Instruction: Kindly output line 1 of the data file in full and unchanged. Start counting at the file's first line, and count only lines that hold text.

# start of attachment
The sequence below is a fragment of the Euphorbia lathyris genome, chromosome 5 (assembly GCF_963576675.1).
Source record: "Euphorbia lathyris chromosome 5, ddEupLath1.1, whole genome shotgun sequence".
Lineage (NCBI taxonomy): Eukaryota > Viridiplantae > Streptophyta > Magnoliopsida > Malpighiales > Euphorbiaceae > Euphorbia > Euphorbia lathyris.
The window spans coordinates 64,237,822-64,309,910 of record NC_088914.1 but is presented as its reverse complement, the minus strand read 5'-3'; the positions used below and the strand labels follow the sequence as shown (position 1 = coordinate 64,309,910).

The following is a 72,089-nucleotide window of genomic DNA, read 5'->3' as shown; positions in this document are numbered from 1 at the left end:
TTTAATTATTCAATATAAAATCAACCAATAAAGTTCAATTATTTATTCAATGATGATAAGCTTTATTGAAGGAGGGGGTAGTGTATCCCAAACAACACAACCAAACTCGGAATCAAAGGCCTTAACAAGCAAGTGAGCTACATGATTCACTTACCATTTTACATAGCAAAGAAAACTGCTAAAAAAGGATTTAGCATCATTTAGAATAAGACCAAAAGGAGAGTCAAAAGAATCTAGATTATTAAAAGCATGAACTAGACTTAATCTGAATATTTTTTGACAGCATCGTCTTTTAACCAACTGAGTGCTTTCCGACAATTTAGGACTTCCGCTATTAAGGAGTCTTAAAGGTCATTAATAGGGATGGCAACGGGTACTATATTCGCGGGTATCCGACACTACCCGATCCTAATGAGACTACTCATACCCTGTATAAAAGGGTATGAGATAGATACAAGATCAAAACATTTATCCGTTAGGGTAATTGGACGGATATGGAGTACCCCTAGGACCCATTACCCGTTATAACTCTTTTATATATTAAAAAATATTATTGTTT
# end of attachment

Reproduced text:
The sequence below is a fragment of the Euphorbia lathyris genome, chromosome 5 (assembly GCF_963576675.1).